Color Peek is not the site you go to in order to fin inspiration for your own color choices. Instead, it is an extension that you install on your Chrome browser so that when you see a site online that you like, a color scheme that makes you whisper ‘wow’, or an image that captures your perfect color…well, perfectly, you can grab all the details and get to work. Using it is easy. Simply click over to the site, click to install the extension, and then start browsing the web. When you find something that you like you can either select it (text, and image, part of a site) and click the extension icon, or just click the icon and get all the colors on the page.
Here’s an example from the Kiva.org homepage.
And here’s the color palette that Color Peek generates in just a little more than a second:
Pictaculous is another tool for generating color palettes. Instead of selecting a website as with Color Peek, you simply upload an image and Pictaculous generates a palette for you.
Pictaculous is a great tool when you have a starting point but not much more. Maybe you have an image of your product, a front page of an ebook you’ve written, or a logo – whatever image you have, you’ll be able to generate a color palette broad enough to construct an entire site.
Using Pictaculous is ridiculously easy. Simply navigate to the site, upload your image, and – voila! – in just a few seconds your image has been transformed into a color palette. What’s more, Pictaculous offers links to Kuler and ColorLovers palettes that are similar to the native palette; this gives you even more options from the single image you upload.
Try an example: here’s the Pictaculous result for the same Kiva homepage screenshot above:
Note the Pictaculous palette at the top and center, then ten additional palettes to give you some food or thought from Kumer and ColourLovers below. If you have a starting point, Pictaculous might be the only tool you need.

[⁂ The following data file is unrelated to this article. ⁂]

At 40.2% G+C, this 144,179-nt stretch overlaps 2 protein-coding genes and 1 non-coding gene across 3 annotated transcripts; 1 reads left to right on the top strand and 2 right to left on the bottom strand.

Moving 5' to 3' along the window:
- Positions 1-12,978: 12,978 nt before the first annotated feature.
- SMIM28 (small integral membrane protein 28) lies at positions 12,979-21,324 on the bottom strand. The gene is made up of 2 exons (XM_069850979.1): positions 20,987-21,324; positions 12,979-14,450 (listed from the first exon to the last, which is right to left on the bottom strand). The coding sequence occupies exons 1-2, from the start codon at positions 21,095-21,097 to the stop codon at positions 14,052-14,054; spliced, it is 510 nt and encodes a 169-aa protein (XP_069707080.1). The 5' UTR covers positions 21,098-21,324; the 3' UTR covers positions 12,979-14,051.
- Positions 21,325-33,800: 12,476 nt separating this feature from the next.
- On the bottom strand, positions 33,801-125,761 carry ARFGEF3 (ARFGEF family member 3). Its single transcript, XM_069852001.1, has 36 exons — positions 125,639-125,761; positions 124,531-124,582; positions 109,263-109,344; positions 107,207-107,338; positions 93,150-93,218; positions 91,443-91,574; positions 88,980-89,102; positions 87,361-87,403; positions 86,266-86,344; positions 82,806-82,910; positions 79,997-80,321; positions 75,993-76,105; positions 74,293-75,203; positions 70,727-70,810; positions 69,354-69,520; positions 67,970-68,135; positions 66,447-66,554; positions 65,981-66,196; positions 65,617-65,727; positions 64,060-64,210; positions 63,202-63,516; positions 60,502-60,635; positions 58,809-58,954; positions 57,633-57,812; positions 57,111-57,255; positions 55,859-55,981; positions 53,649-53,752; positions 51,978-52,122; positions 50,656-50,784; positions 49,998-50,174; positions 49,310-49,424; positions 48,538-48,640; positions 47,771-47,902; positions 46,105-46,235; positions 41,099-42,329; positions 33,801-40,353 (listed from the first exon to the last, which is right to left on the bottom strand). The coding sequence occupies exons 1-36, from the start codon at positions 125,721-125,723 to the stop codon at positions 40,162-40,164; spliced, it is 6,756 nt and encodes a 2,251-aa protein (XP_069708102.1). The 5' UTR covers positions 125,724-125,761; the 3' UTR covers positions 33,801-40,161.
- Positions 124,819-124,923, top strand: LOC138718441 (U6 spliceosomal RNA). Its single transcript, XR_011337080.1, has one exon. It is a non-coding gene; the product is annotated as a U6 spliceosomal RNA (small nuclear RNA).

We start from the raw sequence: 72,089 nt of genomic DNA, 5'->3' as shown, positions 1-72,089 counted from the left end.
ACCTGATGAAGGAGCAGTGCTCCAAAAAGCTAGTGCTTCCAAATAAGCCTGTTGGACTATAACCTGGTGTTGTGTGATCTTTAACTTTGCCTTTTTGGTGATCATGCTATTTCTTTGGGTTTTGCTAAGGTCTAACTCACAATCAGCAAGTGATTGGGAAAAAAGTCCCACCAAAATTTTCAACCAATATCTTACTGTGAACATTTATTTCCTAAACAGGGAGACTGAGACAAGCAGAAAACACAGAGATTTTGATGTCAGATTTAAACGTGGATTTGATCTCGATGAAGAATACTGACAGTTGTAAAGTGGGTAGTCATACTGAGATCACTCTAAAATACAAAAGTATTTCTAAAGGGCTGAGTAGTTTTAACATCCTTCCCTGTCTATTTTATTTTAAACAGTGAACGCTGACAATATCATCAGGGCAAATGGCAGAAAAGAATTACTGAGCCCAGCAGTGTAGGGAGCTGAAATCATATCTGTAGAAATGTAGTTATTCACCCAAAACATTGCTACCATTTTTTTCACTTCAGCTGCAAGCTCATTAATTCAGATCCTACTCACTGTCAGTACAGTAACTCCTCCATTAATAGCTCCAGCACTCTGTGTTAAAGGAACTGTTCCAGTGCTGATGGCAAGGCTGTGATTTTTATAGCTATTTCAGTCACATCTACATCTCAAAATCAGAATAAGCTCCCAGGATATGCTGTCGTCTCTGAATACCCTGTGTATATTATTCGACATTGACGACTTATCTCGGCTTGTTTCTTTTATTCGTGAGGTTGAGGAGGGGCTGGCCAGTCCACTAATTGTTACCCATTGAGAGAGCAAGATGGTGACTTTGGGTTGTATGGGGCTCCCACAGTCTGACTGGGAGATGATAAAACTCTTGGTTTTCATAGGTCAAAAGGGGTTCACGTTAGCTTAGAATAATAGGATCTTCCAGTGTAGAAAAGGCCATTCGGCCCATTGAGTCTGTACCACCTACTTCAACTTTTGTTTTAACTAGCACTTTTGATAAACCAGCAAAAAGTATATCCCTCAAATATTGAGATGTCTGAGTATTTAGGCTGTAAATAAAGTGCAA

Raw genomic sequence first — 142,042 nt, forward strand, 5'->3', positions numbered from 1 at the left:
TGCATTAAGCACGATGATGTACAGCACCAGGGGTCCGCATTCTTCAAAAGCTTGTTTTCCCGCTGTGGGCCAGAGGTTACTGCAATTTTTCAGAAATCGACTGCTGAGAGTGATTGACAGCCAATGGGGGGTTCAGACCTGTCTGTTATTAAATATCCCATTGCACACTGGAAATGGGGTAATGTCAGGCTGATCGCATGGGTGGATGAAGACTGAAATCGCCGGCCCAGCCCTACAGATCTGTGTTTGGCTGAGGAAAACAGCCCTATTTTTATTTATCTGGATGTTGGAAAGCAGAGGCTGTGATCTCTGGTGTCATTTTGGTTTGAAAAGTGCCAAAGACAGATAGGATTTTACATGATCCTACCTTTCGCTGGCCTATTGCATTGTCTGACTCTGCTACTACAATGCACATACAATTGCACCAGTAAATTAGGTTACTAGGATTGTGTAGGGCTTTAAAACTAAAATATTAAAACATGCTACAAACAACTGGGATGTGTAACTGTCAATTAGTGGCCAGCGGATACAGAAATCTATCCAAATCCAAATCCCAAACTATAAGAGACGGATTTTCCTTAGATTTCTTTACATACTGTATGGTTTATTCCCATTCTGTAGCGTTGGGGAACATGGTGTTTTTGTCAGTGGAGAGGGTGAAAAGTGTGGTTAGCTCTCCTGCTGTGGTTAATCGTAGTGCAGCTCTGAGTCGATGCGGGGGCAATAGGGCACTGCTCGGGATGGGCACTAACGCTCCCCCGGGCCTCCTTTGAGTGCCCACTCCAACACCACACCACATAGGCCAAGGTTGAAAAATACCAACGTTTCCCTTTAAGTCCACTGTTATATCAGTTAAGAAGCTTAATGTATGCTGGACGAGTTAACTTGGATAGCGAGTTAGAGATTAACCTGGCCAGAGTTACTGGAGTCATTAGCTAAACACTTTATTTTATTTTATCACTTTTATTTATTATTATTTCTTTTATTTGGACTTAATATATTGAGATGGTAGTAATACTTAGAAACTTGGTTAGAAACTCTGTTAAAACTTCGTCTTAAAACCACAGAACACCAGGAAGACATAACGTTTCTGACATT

We started this post with ColourLovers and Design Seeds, two sites that offered pre-made palettes for you to download. If you had a little more inspiration or an image to use as a starting point, then Color Peek and Pictaculous would be the place to start. If you are the sort of person who wants to start from scratch and create from nothing, then Color Blender is the place to go.
Click through to the Color Blender website and you’ll see the series of sliders below:
At the outset the color swatches are all black, but play with the sliders and choose a base color you’re happy with and the magic starts to happen. Here, for example, I entered the RGB details of one of the colors in that Kiva homepage:
Once generated, the palette can be downloaded in various formats, including EPS for Adobe Illustrator.
If you’re comfortable working with colors or if you are willing to play with the sliders to find the perfect shade, this is the tool for you.
Choosing the right colors for your product, logo, and web presence is important, but there are plenty of tools to help you along the way. Whether you’re starting from nowhere and looking for an entire palette, starting from a logo and looking to complement the corporate branding you’ve already established, or willing to start from scratch and create something truly unique, the five tools above will help you to meet your goals and market your brand more effectively online.
Do you have a favorite color palette tool? Let us know on Twitter!